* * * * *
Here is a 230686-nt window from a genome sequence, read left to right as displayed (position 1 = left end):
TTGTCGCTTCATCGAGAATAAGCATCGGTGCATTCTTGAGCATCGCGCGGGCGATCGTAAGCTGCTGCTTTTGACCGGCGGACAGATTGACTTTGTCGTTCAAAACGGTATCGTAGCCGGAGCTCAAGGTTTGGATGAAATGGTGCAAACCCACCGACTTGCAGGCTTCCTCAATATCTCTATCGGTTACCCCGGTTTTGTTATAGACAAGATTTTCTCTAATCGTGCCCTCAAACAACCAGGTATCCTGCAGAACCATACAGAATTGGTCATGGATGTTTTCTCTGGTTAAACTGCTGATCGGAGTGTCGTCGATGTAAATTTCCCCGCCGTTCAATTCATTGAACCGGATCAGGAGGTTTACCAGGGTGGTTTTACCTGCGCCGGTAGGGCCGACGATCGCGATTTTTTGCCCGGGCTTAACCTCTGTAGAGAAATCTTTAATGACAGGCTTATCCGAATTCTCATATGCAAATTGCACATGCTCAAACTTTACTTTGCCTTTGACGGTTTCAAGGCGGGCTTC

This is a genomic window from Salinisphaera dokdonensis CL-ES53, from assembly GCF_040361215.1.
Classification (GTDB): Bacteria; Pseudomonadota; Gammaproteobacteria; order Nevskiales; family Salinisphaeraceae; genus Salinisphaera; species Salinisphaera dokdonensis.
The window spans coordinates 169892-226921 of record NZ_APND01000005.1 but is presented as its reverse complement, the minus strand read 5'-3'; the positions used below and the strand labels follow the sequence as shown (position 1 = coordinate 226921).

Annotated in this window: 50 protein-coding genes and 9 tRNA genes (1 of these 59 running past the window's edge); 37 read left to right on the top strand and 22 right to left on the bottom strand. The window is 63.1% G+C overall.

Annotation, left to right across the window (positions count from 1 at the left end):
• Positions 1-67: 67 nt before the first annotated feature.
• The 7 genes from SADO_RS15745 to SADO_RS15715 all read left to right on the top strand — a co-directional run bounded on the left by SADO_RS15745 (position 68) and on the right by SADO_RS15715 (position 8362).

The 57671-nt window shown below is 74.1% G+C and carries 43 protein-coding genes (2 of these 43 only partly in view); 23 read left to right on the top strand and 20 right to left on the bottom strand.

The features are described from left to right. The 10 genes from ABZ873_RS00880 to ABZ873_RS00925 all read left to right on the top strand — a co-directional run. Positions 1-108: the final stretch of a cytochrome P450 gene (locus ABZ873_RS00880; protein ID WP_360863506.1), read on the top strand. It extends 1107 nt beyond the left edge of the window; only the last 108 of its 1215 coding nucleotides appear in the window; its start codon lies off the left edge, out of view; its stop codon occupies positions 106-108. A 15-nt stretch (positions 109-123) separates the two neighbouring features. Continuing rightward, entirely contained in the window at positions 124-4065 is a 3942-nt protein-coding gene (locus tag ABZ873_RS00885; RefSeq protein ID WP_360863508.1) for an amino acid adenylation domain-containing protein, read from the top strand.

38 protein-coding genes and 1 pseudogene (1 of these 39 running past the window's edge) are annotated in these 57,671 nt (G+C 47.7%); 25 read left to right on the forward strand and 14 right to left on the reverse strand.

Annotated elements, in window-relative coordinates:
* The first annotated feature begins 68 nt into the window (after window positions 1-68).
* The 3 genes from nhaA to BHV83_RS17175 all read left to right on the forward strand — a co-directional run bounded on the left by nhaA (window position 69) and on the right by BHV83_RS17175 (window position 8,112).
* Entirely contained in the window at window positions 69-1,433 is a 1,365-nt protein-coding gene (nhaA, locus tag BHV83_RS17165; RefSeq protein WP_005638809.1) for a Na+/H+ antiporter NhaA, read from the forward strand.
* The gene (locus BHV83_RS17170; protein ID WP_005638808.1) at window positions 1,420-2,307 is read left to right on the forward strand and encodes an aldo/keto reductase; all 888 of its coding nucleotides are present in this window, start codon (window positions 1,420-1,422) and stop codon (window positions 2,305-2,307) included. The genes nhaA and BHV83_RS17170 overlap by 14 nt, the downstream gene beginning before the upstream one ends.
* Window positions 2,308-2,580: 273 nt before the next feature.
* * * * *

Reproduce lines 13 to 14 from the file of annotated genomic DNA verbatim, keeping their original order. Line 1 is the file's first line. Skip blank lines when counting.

Annotated elements, in window-relative coordinates:
* The first annotated feature begins 68 nt into the window (after window positions 1-68).